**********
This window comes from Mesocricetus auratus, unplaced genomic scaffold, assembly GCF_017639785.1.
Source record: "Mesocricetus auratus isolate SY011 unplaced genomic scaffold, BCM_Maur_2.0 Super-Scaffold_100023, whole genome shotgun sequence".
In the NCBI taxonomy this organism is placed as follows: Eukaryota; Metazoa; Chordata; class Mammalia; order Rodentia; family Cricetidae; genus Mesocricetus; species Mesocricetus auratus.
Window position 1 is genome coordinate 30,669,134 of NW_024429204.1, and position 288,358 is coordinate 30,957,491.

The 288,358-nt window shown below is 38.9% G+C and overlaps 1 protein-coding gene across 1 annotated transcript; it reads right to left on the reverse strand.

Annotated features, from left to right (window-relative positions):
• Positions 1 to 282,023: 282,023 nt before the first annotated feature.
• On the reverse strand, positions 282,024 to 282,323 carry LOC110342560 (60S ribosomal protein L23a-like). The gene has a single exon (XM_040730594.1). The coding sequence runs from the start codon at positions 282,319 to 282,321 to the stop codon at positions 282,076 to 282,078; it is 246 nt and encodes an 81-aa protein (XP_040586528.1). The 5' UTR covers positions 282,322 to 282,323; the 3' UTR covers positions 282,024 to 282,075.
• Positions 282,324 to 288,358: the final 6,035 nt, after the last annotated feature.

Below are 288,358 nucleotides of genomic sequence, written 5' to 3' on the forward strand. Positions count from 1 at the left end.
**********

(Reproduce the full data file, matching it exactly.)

This window comes from Mesocricetus auratus, unplaced genomic scaffold, assembly GCF_017639785.1.
Source record: "Mesocricetus auratus isolate SY011 unplaced genomic scaffold, BCM_Maur_2.0 Super-Scaffold_100023, whole genome shotgun sequence".
In the NCBI taxonomy this organism is placed as follows: Eukaryota; Metazoa; Chordata; class Mammalia; order Rodentia; family Cricetidae; genus Mesocricetus; species Mesocricetus auratus.
Window position 1 is genome coordinate 30,669,134 of NW_024429204.1, and position 288,358 is coordinate 30,957,491.

The 288,358-nt window shown below is 38.9% G+C and overlaps 1 protein-coding gene across 1 annotated transcript; it reads right to left on the reverse strand.

Annotated features, from left to right (window-relative positions):
• Positions 1 to 282,023: 282,023 nt before the first annotated feature.
• On the reverse strand, positions 282,024 to 282,323 carry LOC110342560 (60S ribosomal protein L23a-like). The gene has a single exon (XM_040730594.1). The coding sequence runs from the start codon at positions 282,319 to 282,321 to the stop codon at positions 282,076 to 282,078; it is 246 nt and encodes an 81-aa protein (XP_040586528.1). The 5' UTR covers positions 282,322 to 282,323; the 3' UTR covers positions 282,024 to 282,075.
• Positions 282,324 to 288,358: the final 6,035 nt, after the last annotated feature.

Below are 288,358 nucleotides of genomic sequence, written 5' to 3' on the forward strand. Positions count from 1 at the left end.